Embryos and Stem Cells: the Science of the Future
Mary Lobeck (12:00 Micro) found an article on stem cells and embryonic development from Science Daily. As an aside, the Bio department at York College is currently conducting a faculty search for a developmental biologist, and as a result I have heard learned that gastrulation is the most important event in our brief lives. Here is Mary’s summary:
At the University of Cambridge in England, research have been trying to learn more about the development of mammals through embryonic stem cell research. Recently, they have figured out how to form an embryo from a certain amount of stems cells; which they have called the “critical mass of cells,” where the embryo begins to self-organize and develop. This research is leading to more knowledge about the development of all organisms; especially humans.
According to the scientists conducting this experiment, every organism originates from a single cell that divides into many cells, called the embryo. Soon after formation of the embryo it begins to form an axis, which is the beginning structure that the embryo develops along. This is an asymmetrical formation of specialized cells that then begins to divide into the differing types of tissues found in the body, known as gastrulation. The leading researcher, Professor Alfonso Martinez-Arias, said that “Gastrulation was described by biologist Professor Lewis Wolpert as being ‘truly the most important event in your life’ because it creates the blueprint of an organism.” At the University of Cambridge, they have recreated these processes in the lab for the first time. This has given the world of science more insight into human in utero development. The scientists believe that this recent development in gastrulation may help in understanding birth defects and diseases in humans.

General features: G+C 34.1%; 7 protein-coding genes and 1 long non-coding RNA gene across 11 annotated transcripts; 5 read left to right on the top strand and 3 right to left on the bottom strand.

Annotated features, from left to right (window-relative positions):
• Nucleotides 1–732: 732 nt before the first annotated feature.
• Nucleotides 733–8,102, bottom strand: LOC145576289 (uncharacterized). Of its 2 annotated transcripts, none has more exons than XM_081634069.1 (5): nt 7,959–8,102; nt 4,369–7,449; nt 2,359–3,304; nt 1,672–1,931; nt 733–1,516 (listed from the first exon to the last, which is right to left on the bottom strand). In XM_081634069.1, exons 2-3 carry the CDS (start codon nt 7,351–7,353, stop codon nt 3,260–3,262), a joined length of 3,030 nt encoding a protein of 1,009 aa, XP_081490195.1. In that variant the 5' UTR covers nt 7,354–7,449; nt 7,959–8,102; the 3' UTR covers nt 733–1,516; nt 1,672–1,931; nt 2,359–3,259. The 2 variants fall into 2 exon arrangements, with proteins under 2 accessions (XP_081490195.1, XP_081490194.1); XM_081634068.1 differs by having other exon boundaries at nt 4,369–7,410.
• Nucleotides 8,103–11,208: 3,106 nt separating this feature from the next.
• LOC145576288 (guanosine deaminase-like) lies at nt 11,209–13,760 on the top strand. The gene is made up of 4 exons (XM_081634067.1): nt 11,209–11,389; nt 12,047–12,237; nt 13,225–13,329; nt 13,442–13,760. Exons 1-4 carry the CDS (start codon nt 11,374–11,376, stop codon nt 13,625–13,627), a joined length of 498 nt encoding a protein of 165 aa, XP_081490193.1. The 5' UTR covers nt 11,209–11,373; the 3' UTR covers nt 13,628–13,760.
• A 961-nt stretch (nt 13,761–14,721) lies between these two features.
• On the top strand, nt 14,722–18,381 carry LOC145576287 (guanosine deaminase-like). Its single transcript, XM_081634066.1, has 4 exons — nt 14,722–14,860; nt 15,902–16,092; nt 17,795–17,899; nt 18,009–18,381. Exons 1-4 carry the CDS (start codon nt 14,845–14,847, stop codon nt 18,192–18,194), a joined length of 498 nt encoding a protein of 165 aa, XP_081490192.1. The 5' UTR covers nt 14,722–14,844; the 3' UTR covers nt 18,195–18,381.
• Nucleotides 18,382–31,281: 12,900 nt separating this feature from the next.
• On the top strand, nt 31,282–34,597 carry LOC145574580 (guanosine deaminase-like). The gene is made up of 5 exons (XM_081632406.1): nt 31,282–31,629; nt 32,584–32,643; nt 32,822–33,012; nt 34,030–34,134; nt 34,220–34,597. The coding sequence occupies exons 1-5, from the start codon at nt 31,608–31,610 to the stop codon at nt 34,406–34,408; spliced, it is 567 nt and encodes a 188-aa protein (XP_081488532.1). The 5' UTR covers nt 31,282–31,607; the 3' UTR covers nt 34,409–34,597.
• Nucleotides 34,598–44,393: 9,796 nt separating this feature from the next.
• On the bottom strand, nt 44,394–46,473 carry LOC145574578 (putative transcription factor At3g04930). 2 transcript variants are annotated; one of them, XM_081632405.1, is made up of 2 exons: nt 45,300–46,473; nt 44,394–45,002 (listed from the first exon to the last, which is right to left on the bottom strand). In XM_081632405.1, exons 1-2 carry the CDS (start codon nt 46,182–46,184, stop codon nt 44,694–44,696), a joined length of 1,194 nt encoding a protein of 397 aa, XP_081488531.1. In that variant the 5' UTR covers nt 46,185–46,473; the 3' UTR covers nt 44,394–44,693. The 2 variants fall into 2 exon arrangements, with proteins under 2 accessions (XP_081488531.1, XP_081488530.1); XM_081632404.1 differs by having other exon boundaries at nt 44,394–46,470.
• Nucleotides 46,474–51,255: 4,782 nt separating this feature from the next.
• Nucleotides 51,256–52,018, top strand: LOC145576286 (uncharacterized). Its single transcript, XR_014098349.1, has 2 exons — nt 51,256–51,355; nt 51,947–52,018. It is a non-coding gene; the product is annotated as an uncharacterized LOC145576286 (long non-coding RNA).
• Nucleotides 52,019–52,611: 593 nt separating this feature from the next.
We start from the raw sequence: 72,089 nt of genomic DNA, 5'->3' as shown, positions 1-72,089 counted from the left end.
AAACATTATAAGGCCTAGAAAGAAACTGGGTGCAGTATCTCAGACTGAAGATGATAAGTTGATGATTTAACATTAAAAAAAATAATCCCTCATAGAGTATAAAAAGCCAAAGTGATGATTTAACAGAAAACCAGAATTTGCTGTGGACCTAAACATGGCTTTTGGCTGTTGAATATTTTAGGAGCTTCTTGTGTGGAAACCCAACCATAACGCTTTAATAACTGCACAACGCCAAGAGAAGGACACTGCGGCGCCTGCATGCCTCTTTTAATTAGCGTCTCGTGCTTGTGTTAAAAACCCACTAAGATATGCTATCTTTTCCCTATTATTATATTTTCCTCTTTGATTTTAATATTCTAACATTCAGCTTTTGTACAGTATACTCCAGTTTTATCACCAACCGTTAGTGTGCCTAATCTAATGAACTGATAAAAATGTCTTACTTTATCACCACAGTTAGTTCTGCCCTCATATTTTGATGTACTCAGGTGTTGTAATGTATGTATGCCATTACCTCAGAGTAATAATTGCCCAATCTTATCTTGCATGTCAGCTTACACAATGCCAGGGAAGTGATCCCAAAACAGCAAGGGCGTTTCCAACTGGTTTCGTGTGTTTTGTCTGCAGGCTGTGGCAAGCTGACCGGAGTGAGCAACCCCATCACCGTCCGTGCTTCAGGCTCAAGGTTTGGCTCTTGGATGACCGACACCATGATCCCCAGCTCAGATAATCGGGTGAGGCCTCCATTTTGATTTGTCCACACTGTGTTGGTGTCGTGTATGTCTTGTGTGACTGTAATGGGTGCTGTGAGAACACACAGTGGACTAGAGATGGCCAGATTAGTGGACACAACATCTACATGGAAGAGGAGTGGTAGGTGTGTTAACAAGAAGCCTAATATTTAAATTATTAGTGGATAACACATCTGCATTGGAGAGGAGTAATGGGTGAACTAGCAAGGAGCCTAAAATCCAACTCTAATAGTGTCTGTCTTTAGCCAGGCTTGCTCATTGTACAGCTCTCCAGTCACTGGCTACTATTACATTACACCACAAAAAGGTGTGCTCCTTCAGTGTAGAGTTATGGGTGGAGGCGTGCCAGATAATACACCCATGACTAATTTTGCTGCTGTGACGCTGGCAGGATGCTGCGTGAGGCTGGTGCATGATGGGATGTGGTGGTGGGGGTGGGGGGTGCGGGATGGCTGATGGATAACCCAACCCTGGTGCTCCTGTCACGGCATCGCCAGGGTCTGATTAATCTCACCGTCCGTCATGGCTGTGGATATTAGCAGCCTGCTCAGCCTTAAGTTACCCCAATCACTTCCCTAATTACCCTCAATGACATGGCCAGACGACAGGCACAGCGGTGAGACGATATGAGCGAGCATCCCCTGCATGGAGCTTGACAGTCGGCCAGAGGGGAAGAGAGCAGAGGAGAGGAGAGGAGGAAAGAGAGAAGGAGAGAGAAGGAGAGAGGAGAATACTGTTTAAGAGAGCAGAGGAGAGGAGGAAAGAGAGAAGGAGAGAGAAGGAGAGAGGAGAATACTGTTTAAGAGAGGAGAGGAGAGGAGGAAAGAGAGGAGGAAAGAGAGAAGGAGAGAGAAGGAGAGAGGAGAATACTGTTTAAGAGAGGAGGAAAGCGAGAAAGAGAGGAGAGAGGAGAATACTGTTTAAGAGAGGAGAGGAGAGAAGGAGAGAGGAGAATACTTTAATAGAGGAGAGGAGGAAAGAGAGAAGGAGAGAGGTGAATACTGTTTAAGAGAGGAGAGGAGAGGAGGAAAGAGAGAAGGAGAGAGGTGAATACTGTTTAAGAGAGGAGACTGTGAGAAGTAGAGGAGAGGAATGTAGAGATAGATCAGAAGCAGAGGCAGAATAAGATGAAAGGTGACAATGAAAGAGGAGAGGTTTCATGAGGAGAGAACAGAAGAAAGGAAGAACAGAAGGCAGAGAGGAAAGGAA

In the past, scientists have only been able to form masses of stem cells that make certain types of cells. For example, red blood cells, which lacks structure or organization. Only recently have they managed to create formation and organization of the axis with gastrulation movements. At first, the aggregates forms a single axis that represents a mouse embryo, which imitates the normal sequence of events. Researchers were able to control the type of cell produced by the stem cells through changing the signals they received. Through one experiment Professor Martinez-Arias was able to recreate mesoderm, endoderm, and ectoderm, which are the basis of all tissues. Through experimenting, these scientists were able to create a spinal cord through gastrulation.
From all of this research done at the University of Cambridge scientists have learned more about embryonic development and stem cells. Professor Martinez-Arias said that even though their research is in the early stages, they are still making progress in learning more about the human body. Most of all, this has created many new ways of experimenting on how cells group together and organize themselves; also allows learning opportunities for the human body’s development.